I spent the last couple of years on a Masters and my Opels (69 & 73) set idle. As an easy first couple of projects I have been extending the back decks per the Blitz tech tip Jan 1998 (I've got pictures if anyones interested)and changing the vent lines and fuel delivery lines. The 73 conforms to the literature with two vents on opposite diagonals and a tie into to the tank stem, but the 69 has a single line coming from near the stem and no tee off of the stem itself. I haven't traced down where this single line goes yet, but I was wondering if anyone else has a similar arrangement and if I will be okay just running this single line up to a charcoal canister (none exists now so I guess I'll put one in).

I just joined the club and was not sure whether I should tack this question onto the nearest similar thread or start a new one. If I did wrong please inform me of proper etiquette. Thanks.

Mac
 

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Mac said:
I haven't traced down where this single line goes yet, but I was wondering if anyone else has a similar arrangement and if I will be okay just running this single line up to a charcoal canister (none exists now so I guess I'll put one in).
I don't know for sure about the '69, but the '71 and later has two connections to the tank (one at the top of the tank body, the other at the fuel filler neck), but they tee together under the back deck into a single line, which in turn connects to the cannister. If your '69 only has one connection, then that goes to the cannister. But make sure the cannister has at least one other connection that allows it to be vented (either into the air filter throat, or at least into the atmosphere) so the tank doesn't get pressurized

Mac said:
I just joined the club and was not sure whether I should tack this question onto the nearest similar thread or start a new one. If I did wrong please inform me of proper etiquette.
By all means, continue on with existing threads. The BEST thread is one that totally deals with the issue, and saves all kind of searching. In a perfect world, I would sort through all the threads, delete all the non-helpful posts, and merge the threads together that are related. But that would eliminate a lot of cheerful banter, and I would be doing NOTHING but moderating!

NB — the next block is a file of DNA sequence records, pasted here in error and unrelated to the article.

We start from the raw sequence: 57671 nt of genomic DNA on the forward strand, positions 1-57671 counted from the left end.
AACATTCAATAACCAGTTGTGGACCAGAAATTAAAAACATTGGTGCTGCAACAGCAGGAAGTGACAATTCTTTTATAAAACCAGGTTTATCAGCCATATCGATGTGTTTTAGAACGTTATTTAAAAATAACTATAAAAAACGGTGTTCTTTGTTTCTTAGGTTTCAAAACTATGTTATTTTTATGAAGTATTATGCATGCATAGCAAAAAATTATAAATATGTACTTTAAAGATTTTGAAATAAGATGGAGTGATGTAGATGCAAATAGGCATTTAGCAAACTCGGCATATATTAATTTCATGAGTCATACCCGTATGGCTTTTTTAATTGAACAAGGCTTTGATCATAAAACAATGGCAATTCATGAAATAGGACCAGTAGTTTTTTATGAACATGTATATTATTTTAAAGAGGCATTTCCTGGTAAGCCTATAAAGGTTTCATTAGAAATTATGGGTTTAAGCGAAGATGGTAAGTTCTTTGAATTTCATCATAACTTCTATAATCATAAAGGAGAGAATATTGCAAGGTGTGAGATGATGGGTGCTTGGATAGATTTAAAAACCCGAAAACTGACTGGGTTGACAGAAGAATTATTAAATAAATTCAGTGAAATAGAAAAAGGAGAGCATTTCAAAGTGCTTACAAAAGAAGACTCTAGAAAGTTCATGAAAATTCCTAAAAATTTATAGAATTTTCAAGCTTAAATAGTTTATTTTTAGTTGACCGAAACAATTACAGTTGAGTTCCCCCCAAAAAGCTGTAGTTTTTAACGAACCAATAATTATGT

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Discussion Starter · #8 ·
So I found the original cannister (I had taken it off myself and stashed it). As per Kwilford's advice I ran new vaccum hose from the vent line on the tank, along side the fuel line under the chassis and into the cannister. Because I've got a repositioned battery box, I had to mount the cannister in a sort of odd position after painting it. I then ran two hoses to the appropriate ports on the Weber 38 which oddly enough had both the valve throat and bowl vents. As far as fumes...I didn't detect any today on a test drive but with the cooler weather...well we'll see come warmer weather. I'm glad I utilized those vents- not having hoses on them could have created problems later.
 

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oldroadiedog said:
I then ran two hoses to the appropriate ports on the Weber 38 which oddly enough had both the valve throat and bowl vents.
Glad to have another satisfied customer!

Hey, I see the bowl vent connection on the Weber. Where did you find a "valve throat" connection to vent the cannister into? Can you take another photo? I am curious, because I have six (6; yea I know, so many carbs, so little time!) Webers in my garage, and only one had the bowl vent (A California-spec DGAV) and I installed one on my 38 DPS100 (a 38 DGEV look-alike), but none of them have a throat connection (that I could see). Maybe there is one here to be tapped into...
 

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Discussion Starter · #10 ·
You can see the connection in the Carb JPG if you enlarge the image. There's a 90 degree flexible hose connector just below the vent for the vacum advance. I'll try and get a closer photo tomorrow.